COTA President and CEO Miruna Sasu on the VatorNews Podcast

COTA combines oncology expertise with technology and analytics to organize real-world data

Steven Loeb speaks with Miruna Sasu, President and CEO of COTA, a company that combines oncology expertise with technology and analytics to organize real-world data to guide decisions and actions.

Our goal is to understand the technological breakthroughs that are radically changing healthcare: the way we screen, diagnose and treat disease and measure outcomes. And whether technology helps or hurts our physical and mental well-being.

Interview Highlights:

  • Sasu’s grandfather was diagnosed with stage four lung cancer in the late 90s. He was given three months to live and told to get his affairs in order, but he was able to get into the treatment arm of a clinical trial, and it saved his life. He underwent a trial conducted by Bristol Myers Squibb for about two years, then went into remission, living another 30 years. Her grandmother was not so lucky: she was diagnosed with non-Hodgkin’s lymphoma and died five years after that diagnosis. This is part of the reason Sasu joined COTA: she is a strong believer in using real-world data and electronic medical records to make sense of patients and their journeys, and to understand how to better position treatments. so that everyone can follow his grandfather’s recommendations. story.
  • Electronic medical record data needs to be cleansed, structured, and placed into large datasets to be ready for analysis. There is no database that contains them all. In fact, for confidentiality reasons and due to certain logistical problems, it is very difficult to access the medical records themselves, even if you want to analyze them. So, siloing is a big problem, as is fragmentation. Many healthcare provider organizations not only don’t leverage their own data, they also don’t know where or even where to start.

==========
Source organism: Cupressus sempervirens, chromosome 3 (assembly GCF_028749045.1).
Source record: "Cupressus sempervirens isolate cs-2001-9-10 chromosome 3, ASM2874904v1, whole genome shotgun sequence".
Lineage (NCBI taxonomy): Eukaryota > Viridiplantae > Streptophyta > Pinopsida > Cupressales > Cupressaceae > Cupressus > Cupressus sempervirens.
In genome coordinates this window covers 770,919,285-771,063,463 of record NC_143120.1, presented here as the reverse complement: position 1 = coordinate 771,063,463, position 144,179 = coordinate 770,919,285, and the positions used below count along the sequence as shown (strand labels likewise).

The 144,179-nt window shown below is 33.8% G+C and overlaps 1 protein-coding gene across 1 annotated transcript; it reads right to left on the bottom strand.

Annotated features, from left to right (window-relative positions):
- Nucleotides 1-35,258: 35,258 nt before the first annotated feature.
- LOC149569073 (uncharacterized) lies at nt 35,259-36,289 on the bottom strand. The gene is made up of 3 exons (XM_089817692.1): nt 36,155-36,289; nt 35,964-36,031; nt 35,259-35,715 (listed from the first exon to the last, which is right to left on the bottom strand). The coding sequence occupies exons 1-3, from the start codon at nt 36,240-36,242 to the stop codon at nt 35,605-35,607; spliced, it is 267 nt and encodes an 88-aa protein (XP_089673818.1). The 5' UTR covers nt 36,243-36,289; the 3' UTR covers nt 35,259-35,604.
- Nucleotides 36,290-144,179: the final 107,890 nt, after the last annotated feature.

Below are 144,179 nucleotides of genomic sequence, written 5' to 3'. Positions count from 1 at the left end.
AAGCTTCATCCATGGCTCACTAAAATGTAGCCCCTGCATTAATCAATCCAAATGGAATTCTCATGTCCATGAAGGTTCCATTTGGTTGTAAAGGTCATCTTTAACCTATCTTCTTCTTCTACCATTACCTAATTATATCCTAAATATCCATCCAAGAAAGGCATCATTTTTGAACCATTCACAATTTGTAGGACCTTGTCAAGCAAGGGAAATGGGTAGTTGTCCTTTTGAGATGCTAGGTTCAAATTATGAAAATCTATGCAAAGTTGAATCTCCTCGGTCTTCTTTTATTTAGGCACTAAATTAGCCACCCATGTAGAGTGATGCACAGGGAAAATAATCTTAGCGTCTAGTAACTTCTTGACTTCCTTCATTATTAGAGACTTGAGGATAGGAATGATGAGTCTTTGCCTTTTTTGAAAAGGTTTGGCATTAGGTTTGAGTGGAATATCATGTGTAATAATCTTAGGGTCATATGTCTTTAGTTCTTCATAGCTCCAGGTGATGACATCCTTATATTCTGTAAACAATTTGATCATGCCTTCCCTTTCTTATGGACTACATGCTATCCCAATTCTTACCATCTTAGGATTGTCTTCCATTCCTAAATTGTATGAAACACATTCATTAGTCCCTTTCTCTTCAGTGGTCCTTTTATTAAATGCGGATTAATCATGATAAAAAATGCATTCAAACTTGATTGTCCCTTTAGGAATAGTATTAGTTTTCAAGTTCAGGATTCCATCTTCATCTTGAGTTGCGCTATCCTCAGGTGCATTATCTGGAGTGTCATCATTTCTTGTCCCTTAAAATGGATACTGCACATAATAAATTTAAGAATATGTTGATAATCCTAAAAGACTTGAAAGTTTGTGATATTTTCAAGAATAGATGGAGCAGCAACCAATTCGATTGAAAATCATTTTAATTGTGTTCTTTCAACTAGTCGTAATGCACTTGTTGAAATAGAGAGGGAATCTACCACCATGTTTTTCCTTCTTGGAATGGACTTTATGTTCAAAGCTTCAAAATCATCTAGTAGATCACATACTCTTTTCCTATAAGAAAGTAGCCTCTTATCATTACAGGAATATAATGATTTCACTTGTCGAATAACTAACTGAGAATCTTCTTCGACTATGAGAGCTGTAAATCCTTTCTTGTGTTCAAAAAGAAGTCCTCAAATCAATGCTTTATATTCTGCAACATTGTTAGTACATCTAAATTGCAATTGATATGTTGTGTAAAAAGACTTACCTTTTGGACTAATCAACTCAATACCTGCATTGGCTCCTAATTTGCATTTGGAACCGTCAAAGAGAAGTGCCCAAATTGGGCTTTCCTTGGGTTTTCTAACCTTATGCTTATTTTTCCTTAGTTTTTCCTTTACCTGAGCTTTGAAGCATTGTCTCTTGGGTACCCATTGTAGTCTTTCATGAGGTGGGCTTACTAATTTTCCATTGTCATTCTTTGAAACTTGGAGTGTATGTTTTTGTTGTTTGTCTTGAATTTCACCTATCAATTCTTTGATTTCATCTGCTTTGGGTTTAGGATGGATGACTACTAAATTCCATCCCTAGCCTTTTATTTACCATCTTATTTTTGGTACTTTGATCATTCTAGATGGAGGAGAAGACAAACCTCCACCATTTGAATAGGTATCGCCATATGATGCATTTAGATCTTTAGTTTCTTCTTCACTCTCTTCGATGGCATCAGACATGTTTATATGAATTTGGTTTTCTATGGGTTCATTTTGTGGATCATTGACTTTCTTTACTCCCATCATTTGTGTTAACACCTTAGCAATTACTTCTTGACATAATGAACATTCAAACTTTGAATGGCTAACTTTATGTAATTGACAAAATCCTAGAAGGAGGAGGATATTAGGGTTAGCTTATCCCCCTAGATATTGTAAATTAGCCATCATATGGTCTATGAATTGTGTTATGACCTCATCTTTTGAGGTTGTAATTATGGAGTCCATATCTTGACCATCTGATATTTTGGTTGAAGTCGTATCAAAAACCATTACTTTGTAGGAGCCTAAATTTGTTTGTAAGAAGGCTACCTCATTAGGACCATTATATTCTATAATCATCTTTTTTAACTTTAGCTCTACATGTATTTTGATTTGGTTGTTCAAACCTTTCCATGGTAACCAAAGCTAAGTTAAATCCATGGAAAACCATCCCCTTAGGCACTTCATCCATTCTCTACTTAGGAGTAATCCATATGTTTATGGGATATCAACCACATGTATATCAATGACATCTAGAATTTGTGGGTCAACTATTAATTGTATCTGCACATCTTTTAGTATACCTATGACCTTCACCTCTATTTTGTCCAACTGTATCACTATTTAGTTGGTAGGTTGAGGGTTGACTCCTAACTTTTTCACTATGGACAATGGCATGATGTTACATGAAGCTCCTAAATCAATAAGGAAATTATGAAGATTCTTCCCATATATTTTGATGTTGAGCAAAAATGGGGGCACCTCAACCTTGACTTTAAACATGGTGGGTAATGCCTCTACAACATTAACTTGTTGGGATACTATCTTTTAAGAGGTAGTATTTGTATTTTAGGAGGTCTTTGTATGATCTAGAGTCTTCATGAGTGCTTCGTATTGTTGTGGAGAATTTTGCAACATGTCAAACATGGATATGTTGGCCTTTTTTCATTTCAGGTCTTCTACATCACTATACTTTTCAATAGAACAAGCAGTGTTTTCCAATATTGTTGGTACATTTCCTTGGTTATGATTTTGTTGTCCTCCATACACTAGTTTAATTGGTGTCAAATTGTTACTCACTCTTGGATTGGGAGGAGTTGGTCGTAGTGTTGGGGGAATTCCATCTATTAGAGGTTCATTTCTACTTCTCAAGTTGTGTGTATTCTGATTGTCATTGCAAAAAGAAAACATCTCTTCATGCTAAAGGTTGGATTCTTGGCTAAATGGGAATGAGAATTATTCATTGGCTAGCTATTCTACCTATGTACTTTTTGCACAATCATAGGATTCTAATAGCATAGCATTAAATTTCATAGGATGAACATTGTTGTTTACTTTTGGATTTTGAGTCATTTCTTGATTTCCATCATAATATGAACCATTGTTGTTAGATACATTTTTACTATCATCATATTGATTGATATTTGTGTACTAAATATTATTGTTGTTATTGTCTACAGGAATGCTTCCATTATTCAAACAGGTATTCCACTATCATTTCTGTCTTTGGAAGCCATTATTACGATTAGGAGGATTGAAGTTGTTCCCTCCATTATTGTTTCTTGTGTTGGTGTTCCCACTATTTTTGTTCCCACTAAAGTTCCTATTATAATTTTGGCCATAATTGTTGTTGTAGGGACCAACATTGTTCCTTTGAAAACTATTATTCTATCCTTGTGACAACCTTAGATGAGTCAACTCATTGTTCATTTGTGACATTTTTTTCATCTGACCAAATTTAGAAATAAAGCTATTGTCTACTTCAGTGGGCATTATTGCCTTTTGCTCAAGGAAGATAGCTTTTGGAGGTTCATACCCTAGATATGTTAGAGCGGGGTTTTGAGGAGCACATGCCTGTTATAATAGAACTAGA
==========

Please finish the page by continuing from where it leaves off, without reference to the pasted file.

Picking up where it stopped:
• Cancer is a very difficult disease to treat because each sub-cancer is based on an organ system. Because of that, you can’t treat cancer as one disease, it’s many, many, many diseases. There are hundreds and hundreds of cancer subtypes and they are very, very different from each other, and they are treated completely differently. To be able to collect that data, you have to know where to go, you have to understand where these patients are being treated, and how these patients are being treated and the journeys they go through, which are quite different from each other.
  • There are a number of different things COTA does with its data, including creating datasets for large pharmaceutical and biotech companies for clinical trials. COTA augments clinical trial control arms, which means it screens patients and matches them to clinical trial inclusion/exclusion criteria. And once that’s done, it prepares datasets for the FDA.
  • The data that COTA keeps all goes back to the healthcare provider who can use that data to query their own set of records. For example, one question a medical professional might ask is how many breast cancer patients he has seen in the last year. Without a clean set of data, they don’t really know, so COTA provides them with the data and a system on top of the data that performs such calculations.
  • COTA does not make recommendations, and the healthcare professional is the one who should make that recommendation based on that patient and their overall situation. He creates statistics so that it’s easier for that doctor to make this type of recommendation, which COTA calls clinical recommendations, and he wraps everything in statistics, but ultimately the decision is the decision of the health care provider in agreement with the patient as to what they are going to do next on the stage of the disease.

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